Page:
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Anthropological Issues and US President Obama

The following is an excerpt from the article “The President’s Mother, the Anthropologist and the Anthropologist’s Son: Anthropological Issues and US President Obama” by David Lampert published in the latest issue of our journal, Anthropology in Action: Journal for Applied Anthropology in Policy and Practice.
As of 2018, this journal is Open Access per the Knowledge Unlatched Select initiative. Read more in our related blog post.

 


Recent books from both outside and inside our discipline link anthropology directly to policies of the former US President Barack Obama1, whose mother was an anthropologist, as well as his half-sister. This essay examines the allegations made in a recent book by journalist Wayne Madsen (which partly rely on those made in another recent book by Janny Scott in 2011 about Stanley Ann Dunham, the first Presidential mother who was a Ph.D. anthropologist) that directly implicate Dunham and American anthropologists in the policies of President Obama and of the United States. Madsen charges that the American anthropology community not only collaborated for decades with policies of the national security state apparatus of the United States that he views as genocidal and internationally criminal, but that the world is now bearing witness to a new acultural identity in the socialisation of children resulting from this collusion, which is exemplified by the career and policies of Barack Obama, whom he identifies by his various names as Barack Hussein Obama/Soebarka/Soetoro. Rather than identify as ‘African’ or ‘Indonesian’ or ‘hyphenated-American’, Madsen claims that Obama has a new kind of identity that was ‘manufactured’ by Dunham and the national security state with no national attachments (i.e. national history, culture and land attachments, other than those to a specific governmental agency and its goals) or ethnic attachments. He sees this unsustainable ‘culture’ as one motivated by primitive drives of power, obedience and human control in service to a hidden elite bureaucracy.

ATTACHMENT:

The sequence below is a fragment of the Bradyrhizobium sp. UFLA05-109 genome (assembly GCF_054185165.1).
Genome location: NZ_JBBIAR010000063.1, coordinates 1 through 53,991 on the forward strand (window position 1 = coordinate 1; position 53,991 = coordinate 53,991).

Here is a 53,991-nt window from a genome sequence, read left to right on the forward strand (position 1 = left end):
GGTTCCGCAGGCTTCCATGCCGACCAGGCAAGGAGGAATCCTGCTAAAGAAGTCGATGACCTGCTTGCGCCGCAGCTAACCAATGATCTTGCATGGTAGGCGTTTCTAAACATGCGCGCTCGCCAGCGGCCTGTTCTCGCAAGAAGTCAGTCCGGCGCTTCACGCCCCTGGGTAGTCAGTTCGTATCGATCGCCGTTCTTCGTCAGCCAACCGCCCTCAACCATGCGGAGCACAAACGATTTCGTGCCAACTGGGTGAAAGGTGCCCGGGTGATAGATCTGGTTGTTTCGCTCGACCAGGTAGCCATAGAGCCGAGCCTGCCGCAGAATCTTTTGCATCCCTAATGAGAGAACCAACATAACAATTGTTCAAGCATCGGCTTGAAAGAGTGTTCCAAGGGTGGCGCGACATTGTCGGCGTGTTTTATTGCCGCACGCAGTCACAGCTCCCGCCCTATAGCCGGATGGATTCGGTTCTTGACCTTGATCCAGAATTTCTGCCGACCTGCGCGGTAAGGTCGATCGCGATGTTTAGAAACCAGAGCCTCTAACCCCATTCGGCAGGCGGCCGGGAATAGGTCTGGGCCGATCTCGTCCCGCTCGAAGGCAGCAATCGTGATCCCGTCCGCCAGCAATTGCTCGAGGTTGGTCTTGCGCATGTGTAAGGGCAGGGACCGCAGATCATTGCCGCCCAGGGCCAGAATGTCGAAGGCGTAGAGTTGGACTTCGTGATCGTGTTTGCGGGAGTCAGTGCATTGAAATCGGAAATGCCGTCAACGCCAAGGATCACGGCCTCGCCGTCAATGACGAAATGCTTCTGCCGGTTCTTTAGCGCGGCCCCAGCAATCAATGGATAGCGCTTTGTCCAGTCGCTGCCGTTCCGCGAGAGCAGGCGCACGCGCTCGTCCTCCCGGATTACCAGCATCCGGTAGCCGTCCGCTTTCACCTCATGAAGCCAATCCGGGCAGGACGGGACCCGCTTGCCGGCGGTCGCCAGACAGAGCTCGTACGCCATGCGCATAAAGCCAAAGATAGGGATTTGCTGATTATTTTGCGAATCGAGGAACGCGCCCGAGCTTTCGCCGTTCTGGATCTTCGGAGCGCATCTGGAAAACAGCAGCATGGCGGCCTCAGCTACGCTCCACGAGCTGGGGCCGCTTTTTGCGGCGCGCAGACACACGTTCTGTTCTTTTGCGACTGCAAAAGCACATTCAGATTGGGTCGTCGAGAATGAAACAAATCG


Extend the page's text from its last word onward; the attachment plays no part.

Although many (perhaps most) of Madsen’s claims are unfounded innuendo, lacking in credibility and irresponsible to the point of libel, the implications of the issues raised in this book, I would argue, strike so closely to the heart of anthropology and the role of anthropologists – as professionals, as citizens, and even as parents and simply as human beings – that this is not a book that can simply be dismissed and ignored by the profession. In my view, there are three related and important anthropological issues raised in Madsen’s book that are important for discussion in our profession: